Mira Maier is redefining Germany’s educational funding landscape by bringing transparency into the sector, making existing offers more efficient and opening new targeted funds and opportunities, in order to create a more robust system. This allows all people who are eligible to start and pursue a university degree to actually do so – a key to creating equal opportunities in education.
Die neue Idee
Mira Maier works towards a society – in Germany and beyond – in which no one is kept from pursuing the education he or she desires based on the lack of financial resources. Through her institution “Initiative für transparente Studienförderung (Initiative for transparent study-support – ItS)” she brings much needed transparency into the field and supports stakeholders in using existing offers of financial support. She also works with key partners to mobilize support for target groups whose needs are not yet met and creates standards and platforms, which lower the entry barriers of newcomers to the market of education support.
Mira uses a multi-pronged approach. She began by creating Germany’s first comprehensive scholarship matching system “myStipendium.de” that she planned on scaling on an EU-wide level in late 2014. She then built a supporting partner system with high schools and universities to improve their financial aid counseling. Mira expanded her efforts by creating new scholarships with partners. Working with universities and schools, foundations and other funders, she has already started programs for two student groups: handicapped students and migrants, who are underrepresented on university campuses and underserved by the scholarship system. Simultaneously, she attracts new stakeholders to the field to become scholarship providers themselves, thus enlarging the market and creating new structures for financial aid. She is also working to raise public awareness for the unmet need for scholarship assistance as well as on the underutilization of available resources.
Through the above, Mira is challenging the common perception in Germany and many parts of Europe that scholarships should be reserved for a small minority of extraordinary achievers with significant needs and unique abilities.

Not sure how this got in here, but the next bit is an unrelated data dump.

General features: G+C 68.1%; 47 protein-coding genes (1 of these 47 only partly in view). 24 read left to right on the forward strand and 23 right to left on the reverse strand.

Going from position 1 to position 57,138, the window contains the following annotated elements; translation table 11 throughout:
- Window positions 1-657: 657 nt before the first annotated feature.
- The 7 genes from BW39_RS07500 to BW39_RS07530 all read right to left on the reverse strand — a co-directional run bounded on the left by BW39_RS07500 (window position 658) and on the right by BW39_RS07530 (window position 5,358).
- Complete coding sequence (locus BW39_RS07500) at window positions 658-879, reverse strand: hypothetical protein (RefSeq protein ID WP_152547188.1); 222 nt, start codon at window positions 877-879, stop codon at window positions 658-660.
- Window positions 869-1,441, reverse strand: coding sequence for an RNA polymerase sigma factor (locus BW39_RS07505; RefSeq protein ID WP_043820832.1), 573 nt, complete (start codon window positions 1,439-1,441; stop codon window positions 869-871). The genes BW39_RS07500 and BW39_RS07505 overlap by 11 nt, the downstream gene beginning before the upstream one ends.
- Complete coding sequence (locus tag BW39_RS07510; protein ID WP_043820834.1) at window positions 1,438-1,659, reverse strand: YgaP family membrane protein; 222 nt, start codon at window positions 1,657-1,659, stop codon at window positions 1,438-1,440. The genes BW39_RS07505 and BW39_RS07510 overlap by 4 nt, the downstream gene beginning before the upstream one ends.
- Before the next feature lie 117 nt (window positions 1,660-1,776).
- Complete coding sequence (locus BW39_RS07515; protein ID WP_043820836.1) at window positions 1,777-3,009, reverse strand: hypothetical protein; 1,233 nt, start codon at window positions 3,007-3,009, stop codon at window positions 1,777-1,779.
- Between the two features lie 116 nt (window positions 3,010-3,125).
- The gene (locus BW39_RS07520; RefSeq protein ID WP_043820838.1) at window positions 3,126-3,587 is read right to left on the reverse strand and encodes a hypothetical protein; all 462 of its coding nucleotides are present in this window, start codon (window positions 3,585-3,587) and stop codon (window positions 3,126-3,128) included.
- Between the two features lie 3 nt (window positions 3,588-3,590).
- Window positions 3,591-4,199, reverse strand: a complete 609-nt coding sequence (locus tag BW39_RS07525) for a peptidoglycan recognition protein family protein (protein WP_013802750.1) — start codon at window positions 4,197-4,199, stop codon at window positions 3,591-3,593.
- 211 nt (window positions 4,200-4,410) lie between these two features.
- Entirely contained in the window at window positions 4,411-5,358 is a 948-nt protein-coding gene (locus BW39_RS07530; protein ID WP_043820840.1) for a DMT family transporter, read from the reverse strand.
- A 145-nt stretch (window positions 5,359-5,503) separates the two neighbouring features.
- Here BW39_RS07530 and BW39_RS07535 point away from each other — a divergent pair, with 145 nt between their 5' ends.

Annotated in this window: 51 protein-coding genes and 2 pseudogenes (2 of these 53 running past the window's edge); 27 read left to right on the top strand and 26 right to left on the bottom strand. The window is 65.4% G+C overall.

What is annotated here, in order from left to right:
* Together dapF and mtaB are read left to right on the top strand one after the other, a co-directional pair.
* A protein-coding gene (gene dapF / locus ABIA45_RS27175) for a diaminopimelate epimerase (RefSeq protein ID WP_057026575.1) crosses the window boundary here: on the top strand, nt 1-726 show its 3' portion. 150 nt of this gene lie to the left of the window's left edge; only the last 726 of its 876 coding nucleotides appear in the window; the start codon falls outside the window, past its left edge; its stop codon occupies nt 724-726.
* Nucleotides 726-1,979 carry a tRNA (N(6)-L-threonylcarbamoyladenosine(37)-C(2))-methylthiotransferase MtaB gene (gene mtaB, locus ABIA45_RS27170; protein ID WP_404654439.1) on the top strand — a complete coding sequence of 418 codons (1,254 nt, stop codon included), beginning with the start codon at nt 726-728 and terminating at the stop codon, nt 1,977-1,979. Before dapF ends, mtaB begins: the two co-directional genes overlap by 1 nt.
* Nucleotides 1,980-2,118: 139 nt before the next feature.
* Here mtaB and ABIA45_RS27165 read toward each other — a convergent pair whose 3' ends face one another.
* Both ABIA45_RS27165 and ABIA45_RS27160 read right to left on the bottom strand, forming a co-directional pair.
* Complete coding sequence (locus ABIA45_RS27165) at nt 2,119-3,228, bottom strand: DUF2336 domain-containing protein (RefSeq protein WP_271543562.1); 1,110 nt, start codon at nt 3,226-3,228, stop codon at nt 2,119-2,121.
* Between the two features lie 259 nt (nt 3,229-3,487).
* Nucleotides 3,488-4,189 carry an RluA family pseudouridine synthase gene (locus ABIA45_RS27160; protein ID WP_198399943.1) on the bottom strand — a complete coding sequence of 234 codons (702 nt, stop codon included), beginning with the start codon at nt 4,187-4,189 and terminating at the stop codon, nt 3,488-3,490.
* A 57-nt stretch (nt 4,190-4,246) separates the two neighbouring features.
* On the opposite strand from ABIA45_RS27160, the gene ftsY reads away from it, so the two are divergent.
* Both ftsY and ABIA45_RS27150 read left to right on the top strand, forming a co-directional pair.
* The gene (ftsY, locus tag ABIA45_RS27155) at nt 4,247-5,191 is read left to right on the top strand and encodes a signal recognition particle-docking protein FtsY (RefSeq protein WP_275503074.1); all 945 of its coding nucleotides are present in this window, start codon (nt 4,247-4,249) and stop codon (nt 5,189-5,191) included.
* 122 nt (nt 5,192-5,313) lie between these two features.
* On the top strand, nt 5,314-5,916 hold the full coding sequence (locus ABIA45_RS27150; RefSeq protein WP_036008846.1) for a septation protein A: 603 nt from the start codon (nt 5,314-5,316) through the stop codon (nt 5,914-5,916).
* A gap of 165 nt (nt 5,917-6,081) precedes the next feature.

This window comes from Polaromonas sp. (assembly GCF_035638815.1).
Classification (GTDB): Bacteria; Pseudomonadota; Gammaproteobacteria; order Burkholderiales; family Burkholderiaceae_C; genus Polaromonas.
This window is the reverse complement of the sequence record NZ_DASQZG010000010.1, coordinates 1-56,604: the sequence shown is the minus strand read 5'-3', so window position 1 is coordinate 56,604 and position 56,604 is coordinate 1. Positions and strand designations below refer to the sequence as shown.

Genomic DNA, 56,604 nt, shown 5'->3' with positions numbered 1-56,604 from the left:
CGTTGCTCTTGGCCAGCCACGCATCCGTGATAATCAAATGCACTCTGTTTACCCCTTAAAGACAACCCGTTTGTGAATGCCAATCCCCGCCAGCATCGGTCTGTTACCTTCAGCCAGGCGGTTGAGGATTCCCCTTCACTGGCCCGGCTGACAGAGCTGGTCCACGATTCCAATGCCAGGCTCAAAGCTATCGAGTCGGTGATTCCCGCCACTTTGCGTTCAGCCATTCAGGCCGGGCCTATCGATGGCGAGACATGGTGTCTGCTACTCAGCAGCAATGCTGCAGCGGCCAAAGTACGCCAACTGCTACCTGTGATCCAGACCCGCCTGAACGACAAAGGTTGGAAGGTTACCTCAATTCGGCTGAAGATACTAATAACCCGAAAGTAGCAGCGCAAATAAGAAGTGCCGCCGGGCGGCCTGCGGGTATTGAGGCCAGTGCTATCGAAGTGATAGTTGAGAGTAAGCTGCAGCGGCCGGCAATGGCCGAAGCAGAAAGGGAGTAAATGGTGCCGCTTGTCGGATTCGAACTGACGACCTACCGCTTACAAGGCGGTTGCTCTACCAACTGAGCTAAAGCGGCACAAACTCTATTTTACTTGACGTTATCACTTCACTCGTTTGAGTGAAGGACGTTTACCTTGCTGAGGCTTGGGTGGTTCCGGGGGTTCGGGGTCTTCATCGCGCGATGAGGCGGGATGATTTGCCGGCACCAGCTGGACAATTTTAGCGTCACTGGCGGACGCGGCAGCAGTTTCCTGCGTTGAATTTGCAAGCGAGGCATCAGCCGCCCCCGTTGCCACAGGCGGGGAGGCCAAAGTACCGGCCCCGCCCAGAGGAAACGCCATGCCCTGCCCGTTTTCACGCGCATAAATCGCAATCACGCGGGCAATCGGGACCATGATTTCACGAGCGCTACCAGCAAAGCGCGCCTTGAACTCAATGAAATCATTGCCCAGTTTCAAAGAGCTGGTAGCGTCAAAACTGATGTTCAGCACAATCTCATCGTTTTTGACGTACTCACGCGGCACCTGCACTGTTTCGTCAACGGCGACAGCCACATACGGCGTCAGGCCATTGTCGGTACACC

Lack of financial resources is the main reason for young people to forego attending university or to drop out. Even in a largely tuition-free environment, the costs of pursuing higher education are prohibitive in a country with limited financial aid from government and private sources. Existing government programs only reach 30% of the student population and for many of them the aid is not sufficient. There is only a limited number of university-based or private financial assistance.
One root cause of this situation is the lack of information given to students and their families. In a survey, 75% of all high school graduates feel a lack of information concerning scholarships. Many scholarship programs are poorly marketed and little known. 90% of all students applying for scholarships do so for only 1% of the available programs. Of the existing 6,000 scholarship programs in Germany, 20% are not paid out today because of a lack of applicants. This is partly due to the high cost of setting up and marketing scholarship programs properly. Many scholarships are granted by small foundations or individuals that are already overwhelmed by the administrative burden that comes with maintaining a program. Moreover, many companies and institutions would like to offer scholarships, but refrain from it due to the high initiating costs for newcomers to the field for orientation, set up, administration, etc.
Beyond the lack of market knowledge, the perception towards scholarships is that they are only for the very intelligent or the underprivileged. The widespread misperceptions have led to a situation where even among German high school graduates with very good or excellent grades, only one in eight students consider applying for a scholarship. Additionally, scholarship-receivers from non-academic and migrant backgrounds are underrepresented, as are students with disabilities and chronic diseases.
Mira’s strategy is improving the accessibility and utilization of existing scholarships, while expanding the pool of funding available. She does so through creative partnerships with existing educational institutions, foundations, businesses and governments and building a new infrastructure that simplifies the system.
Started in 2011, Mira’s scholarship search engine “myStipendium.de,” creates transparency and access within the existing programs. It is by far the most comprehensive and intelligent scholarship search engine in Germany, covering scholarship programs for secondary and higher education as well as PhD programs. With about 200,000 registered users, the web service supports almost 80,000 unique visitors a month.